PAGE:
Charles has just published a book about his interesting Life. Charles is 94 years of age and was taking part in the Marathon well into his eighties he is a lovely man who you will not be able to stop yourself warming to, so, if you have time drop in and say hello.
The Queen overseeing the restoration of the Cutty Sark
There is an interesting storey about this picture house which appears to be called the Trafalgar (one of two cinemas I know about in East Greenwich), it was actually a listed building. When it was demolished a few years ago the builders were instructed to not demolish the outer walls so part of the new building is now is actually built on the old foundations. I am sure there were other names by which this cinema went by. Any one remember those names or remember seeing a movie there..
'Borough Hal'l around 1936/7. Demolished to make way for Meridian House (Meridian house built in 1937,
Who has not been to the Trafalgar, Lord Nelsons statue was not always there you know. Gas Lamp; kid with dad or Granddad; balcony above entrance' tired look and men dressed in period garb, my guess 1930 to 40 can any one give a better guesstimate?,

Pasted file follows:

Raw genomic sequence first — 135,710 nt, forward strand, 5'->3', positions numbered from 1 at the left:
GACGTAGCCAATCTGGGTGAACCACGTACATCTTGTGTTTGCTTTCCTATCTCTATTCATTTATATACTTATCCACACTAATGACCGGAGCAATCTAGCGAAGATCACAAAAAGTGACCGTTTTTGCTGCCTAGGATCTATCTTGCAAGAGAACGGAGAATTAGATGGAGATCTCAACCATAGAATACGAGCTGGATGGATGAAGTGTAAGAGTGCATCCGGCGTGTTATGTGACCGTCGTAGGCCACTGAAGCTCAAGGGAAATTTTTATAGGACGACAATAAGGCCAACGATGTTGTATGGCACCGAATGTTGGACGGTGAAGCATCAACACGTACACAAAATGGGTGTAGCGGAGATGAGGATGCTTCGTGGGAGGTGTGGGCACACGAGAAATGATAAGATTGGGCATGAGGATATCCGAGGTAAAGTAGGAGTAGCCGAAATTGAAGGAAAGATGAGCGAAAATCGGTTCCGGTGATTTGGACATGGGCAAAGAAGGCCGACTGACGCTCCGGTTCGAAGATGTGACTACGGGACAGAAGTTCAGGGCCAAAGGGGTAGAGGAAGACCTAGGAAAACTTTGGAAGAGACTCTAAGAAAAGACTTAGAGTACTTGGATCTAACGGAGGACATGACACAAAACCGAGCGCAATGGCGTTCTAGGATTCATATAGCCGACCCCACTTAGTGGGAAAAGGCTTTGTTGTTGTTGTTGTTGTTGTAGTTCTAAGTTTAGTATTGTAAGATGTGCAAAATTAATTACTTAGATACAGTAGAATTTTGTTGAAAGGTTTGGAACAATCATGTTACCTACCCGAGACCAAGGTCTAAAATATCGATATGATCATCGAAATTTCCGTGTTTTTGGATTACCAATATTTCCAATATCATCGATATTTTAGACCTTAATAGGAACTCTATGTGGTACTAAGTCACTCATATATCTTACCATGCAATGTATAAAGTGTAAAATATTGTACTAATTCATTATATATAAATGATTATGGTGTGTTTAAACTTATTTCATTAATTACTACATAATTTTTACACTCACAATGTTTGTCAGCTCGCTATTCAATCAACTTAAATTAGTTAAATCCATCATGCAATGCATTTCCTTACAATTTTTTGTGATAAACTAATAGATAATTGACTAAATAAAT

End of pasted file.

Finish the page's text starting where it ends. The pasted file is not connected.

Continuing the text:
A coal merchant and staff waiting for the 'Suger Loaf' pub to open in 'Billingsgate Street.
This road ran from Greenwich Churchyard to Billingsgate Dock on the riverside. It was cleared before 1950 and is now under Cutty Sark Gardens. At the side of the pub can be seen an alley which leads to Brew House Lane
The 'Ship Hotel' stood more or less where the 'Cutty Sark' is now. The left hand picture was taken about 1908 viewing from the West side of the building, at the time it was being spruced up for reopening see the painters giving it a lick of paint. You can see an archway in the centre of the building. This was an entrance to 'Fish Alley'. If you have ever read the Novel 'Poor Jack' by 'Captain Marryat', this alley is the same. The Right hand picture is taken from the East side of the building and again shows the arch, this picture was taken a few years before it was bombed in the second world war.
This is a picture of workmen demolishing houses in 'King William Walk' around 1875 to clear the way for the railway Line from Greenwich to Maze hill.
Edit. I believe this wold have been preparation for the tunnel beneath for as far as I know there is no surface line in King William Walk